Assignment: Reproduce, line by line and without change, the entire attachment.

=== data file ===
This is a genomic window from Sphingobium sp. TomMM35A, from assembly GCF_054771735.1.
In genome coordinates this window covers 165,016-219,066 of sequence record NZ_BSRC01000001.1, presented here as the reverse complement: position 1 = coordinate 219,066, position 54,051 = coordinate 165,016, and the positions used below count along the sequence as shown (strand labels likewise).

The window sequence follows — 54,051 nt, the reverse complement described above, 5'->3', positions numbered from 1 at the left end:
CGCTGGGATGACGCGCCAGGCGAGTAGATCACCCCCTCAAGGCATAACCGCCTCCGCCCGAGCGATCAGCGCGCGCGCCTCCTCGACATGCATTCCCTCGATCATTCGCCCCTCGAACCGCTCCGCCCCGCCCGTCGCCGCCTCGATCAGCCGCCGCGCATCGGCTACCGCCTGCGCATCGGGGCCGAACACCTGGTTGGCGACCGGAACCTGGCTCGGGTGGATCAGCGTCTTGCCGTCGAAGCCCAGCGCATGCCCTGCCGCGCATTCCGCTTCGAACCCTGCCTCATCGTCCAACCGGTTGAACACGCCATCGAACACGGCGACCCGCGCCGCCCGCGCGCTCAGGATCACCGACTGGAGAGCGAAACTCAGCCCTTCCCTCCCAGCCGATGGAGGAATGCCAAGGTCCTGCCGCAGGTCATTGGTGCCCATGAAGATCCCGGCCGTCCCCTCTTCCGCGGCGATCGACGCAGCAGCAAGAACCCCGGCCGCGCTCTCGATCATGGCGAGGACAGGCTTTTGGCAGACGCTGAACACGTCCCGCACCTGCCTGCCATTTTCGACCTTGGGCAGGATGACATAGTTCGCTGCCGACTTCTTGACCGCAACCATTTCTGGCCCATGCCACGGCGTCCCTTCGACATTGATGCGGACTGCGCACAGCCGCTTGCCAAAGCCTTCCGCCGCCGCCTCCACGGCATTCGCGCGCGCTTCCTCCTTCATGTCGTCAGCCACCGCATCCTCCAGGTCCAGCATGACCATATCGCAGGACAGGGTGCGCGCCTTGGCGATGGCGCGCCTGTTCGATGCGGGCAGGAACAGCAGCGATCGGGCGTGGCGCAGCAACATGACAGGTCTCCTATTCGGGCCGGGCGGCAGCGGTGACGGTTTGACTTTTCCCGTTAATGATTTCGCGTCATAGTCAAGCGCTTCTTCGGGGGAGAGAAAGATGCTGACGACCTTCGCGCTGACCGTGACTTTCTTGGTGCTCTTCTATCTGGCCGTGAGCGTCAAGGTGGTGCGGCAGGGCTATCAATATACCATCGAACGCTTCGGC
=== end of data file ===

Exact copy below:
This is a genomic window from Sphingobium sp. TomMM35A, from assembly GCF_054771735.1.
In genome coordinates this window covers 165,016-219,066 of sequence record NZ_BSRC01000001.1, presented here as the reverse complement: position 1 = coordinate 219,066, position 54,051 = coordinate 165,016, and the positions used below count along the sequence as shown (strand labels likewise).

The window sequence follows — 54,051 nt, the reverse complement described above, 5'->3', positions numbered from 1 at the left end:
CGCTGGGATGACGCGCCAGGCGAGTAGATCACCCCCTCAAGGCATAACCGCCTCCGCCCGAGCGATCAGCGCGCGCGCCTCCTCGACATGCATTCCCTCGATCATTCGCCCCTCGAACCGCTCCGCCCCGCCCGTCGCCGCCTCGATCAGCCGCCGCGCATCGGCTACCGCCTGCGCATCGGGGCCGAACACCTGGTTGGCGACCGGAACCTGGCTCGGGTGGATCAGCGTCTTGCCGTCGAAGCCCAGCGCATGCCCTGCCGCGCATTCCGCTTCGAACCCTGCCTCATCGTCCAACCGGTTGAACACGCCATCGAACACGGCGACCCGCGCCGCCCGCGCGCTCAGGATCACCGACTGGAGAGCGAAACTCAGCCCTTCCCTCCCAGCCGATGGAGGAATGCCAAGGTCCTGCCGCAGGTCATTGGTGCCCATGAAGATCCCGGCCGTCCCCTCTTCCGCGGCGATCGACGCAGCAGCAAGAACCCCGGCCGCGCTCTCGATCATGGCGAGGACAGGCTTTTGGCAGACGCTGAACACGTCCCGCACCTGCCTGCCATTTTCGACCTTGGGCAGGATGACATAGTTCGCTGCCGACTTCTTGACCGCAACCATTTCTGGCCCATGCCACGGCGTCCCTTCGACATTGATGCGGACTGCGCACAGCCGCTTGCCAAAGCCTTCCGCCGCCGCCTCCACGGCATTCGCGCGCGCTTCCTCCTTCATGTCGTCAGCCACCGCATCCTCCAGGTCCAGCATGACCATATCGCAGGACAGGGTGCGCGCCTTGGCGATGGCGCGCCTGTTCGATGCGGGCAGGAACAGCAGCGATCGGGCGTGGCGCAGCAACATGACAGGTCTCCTATTCGGGCCGGGCGGCAGCGGTGACGGTTTGACTTTTCCCGTTAATGATTTCGCGTCATAGTCAAGCGCTTCTTCGGGGGAGAGAAAGATGCTGACGACCTTCGCGCTGACCGTGACTTTCTTGGTGCTCTTCTATCTGGCCGTGAGCGTCAAGGTGGTGCGGCAGGGCTATCAATATACCATCGAACGCTTCGGC